This is on part with breathing.  I never really gave a lot of credence to the “love yourself and all is good” method to solving anxiety and depression.  That’s quite possibly why I haven’t experienced a positive reaction to treatment before.  It is probably high time I change my thoughts about it.  Inner dialog is really you talking yourself off of the ledge.  It’s a way to tell yourself what is really going on and to remind you of why you’re experiencing it.  This is the time to have a conversation with yourself about why you are really anxious and what’s really bugging you.

5) Distract – action, mental, and physical for at least fifteen minutes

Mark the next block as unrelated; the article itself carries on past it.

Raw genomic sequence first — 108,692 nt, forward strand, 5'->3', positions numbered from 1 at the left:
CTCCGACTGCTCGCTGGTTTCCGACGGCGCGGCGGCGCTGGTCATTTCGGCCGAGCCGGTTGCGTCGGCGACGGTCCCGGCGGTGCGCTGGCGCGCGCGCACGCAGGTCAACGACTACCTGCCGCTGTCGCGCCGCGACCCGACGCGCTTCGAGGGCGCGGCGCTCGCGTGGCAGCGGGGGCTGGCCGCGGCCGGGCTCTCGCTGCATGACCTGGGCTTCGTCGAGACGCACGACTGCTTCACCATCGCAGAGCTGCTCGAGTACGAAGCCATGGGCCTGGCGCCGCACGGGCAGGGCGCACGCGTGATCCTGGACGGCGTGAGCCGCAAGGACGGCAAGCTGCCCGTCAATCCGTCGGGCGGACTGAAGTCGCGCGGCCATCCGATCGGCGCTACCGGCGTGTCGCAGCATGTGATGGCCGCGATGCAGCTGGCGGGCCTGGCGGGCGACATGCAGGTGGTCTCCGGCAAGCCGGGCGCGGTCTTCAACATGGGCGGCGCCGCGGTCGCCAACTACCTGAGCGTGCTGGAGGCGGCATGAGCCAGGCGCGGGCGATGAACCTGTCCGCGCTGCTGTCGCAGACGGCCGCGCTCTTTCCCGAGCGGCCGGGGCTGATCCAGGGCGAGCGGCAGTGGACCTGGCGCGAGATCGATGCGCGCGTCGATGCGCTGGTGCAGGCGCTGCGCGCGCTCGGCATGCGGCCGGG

I have admittedly not had a lot of success with this one.  I think the nature of it is stubbornness.  Since I sit in a desk and stare at a computer screen for the better part of the day I struggle with the physical.  It’s not that I don’t have the permission of my employer to take a fiver when I need to and maybe got for a walk around the block or do something else to focus on but I just don’t.  Probably because I’m anxious about doing it.

6) Let Time Pass – discomfort always passes

I don’t know if I agree with this one.  I believe the quote “time cures all ails” is not applicable here.  I like so many suffer from a more constant generalized anxiety.  It’s not around specific situations it is just a constant feeling of tension and stress.  Time doesn’t always fix that.

Facing the Fears